Also in attendance was E. Max Frye, co-screen writer (with Dan Futterman) of “Foxcatcher” a biographical drama about the wrestling world staring Steve Carell, Channing Tatum, and Mark Ruffalo, out now and prominently on display in a big billboard at the corner of Sunset and La Cienega Boulevards, up the road a bit from the Capital Grille and the Beverly Center.

Etopia News was not the only media entity there.  Kelley Bruggere, Host-Writer at Android TV; Ken Choy, from Wide Lantern; Angela Dawson, Editor of Front Row Features; Jennifer Buonantony from PressPassLA; and Akshara Sekar from the University of Southern California’s Daily Trojan were all there to cover the event and interview the screenwriters.

WGAW Communications Specialist Gregg Mitchell was there, too, facilitating all this coverage.

View photos from this event here.


Saturday, November 1, 2014

An admiring review of the Microsoft Lumia 635

I’ve been using a Microsoft Lumia 635 smartphone since I got one as a review unit on September 26, 2014.  I had never owned a smartphone before, so almost everything about this device was new to me.  With significant input from a friendly and helpful AT&T tech support person, I was able to set up and configure the basic functionality of the system, and, on my own since then, with some additional help from tech support, I’ve discovered more and more features that make my life easier, more productive, and more fun.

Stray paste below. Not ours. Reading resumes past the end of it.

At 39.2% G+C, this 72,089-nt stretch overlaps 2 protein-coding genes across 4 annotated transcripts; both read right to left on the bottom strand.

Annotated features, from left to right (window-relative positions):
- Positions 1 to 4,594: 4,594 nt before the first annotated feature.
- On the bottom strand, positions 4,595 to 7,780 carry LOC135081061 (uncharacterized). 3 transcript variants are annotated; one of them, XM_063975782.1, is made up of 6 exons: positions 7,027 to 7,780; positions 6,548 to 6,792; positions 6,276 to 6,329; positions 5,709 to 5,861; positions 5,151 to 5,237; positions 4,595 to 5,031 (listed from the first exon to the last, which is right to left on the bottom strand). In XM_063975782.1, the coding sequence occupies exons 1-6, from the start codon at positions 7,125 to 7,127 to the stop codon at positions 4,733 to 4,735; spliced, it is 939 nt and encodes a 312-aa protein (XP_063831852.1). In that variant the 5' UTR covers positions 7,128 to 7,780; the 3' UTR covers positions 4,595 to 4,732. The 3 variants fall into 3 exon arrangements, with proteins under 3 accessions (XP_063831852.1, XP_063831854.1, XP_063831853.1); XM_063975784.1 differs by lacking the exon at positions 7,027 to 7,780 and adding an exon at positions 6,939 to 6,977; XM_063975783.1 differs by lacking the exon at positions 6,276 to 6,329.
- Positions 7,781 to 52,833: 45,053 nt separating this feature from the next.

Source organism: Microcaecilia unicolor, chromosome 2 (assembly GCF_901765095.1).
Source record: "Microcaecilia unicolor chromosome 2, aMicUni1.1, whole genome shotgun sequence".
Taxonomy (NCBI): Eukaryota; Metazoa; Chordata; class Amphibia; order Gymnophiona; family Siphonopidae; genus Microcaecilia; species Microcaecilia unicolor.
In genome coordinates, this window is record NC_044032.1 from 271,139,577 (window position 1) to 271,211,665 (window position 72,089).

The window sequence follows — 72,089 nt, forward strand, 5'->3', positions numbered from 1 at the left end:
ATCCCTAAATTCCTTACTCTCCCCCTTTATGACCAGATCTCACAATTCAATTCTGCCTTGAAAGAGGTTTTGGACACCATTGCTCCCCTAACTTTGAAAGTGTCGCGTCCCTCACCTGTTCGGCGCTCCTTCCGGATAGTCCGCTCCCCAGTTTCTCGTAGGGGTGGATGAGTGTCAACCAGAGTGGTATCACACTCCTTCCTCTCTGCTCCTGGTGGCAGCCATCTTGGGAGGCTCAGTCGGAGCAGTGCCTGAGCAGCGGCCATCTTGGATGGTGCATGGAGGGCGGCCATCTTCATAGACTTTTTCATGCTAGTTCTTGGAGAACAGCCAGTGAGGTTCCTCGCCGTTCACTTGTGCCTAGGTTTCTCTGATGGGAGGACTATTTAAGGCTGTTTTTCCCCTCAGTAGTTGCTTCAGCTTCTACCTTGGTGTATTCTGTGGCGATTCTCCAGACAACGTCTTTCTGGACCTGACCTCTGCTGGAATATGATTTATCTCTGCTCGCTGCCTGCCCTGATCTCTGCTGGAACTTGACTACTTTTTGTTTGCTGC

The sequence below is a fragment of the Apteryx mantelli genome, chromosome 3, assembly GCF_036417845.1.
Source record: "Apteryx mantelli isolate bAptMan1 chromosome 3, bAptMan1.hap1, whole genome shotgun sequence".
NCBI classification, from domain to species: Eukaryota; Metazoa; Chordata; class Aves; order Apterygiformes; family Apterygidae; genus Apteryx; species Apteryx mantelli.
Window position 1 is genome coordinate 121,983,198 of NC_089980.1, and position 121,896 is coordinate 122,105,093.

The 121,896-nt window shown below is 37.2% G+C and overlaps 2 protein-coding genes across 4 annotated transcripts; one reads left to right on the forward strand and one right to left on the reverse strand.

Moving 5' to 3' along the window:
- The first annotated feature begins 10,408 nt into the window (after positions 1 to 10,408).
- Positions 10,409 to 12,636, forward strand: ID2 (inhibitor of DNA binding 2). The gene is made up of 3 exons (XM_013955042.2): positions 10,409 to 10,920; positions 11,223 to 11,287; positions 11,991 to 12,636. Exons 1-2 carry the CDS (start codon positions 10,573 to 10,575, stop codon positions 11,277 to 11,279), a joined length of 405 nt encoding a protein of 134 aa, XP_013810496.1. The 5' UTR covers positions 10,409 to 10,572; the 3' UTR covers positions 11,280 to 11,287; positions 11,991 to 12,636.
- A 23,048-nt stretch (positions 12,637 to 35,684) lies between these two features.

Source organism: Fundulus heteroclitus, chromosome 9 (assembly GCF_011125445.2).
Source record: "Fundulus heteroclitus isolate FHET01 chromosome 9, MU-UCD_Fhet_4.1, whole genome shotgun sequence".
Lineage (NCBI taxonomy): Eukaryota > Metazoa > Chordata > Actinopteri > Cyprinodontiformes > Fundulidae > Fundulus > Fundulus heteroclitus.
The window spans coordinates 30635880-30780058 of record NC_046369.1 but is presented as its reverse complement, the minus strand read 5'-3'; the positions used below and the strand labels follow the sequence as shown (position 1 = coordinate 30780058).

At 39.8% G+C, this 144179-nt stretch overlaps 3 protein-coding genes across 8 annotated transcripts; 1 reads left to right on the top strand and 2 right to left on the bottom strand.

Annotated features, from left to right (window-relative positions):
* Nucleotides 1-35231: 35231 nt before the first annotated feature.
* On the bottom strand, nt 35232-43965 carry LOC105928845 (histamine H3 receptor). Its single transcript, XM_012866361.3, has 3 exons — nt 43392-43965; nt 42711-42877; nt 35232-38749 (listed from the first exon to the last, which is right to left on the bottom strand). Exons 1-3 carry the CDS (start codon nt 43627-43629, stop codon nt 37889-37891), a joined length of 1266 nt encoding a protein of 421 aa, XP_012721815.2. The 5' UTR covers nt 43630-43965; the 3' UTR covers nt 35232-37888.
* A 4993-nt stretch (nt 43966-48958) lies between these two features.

Now I use the quiet hours function in Cortana to block any calls or texts while I’m asleep.  I don’t even have to ask Cortana anything when I first log in in the morning.  She provides weather and news on her own initiative.  I can also ask her, “What’s the news?” and she’ll display links and teasers for three breaking news stories and read me the headlines.  She can easily give me the temperature and forecasts for the next week’s weather. 

Right now, she’s playing “Take me to Church,” by Hozier.  It doesn’t sound like a concert hall, but it’s nice music selected randomly somehow for me and I like it.

Maybe it’s already commonplace for billions of people, but I really appreciate the capability that the Lumia 635 gives me to take a photo and send it directly to someone or post it to Facebook.  I can do that with videos, too.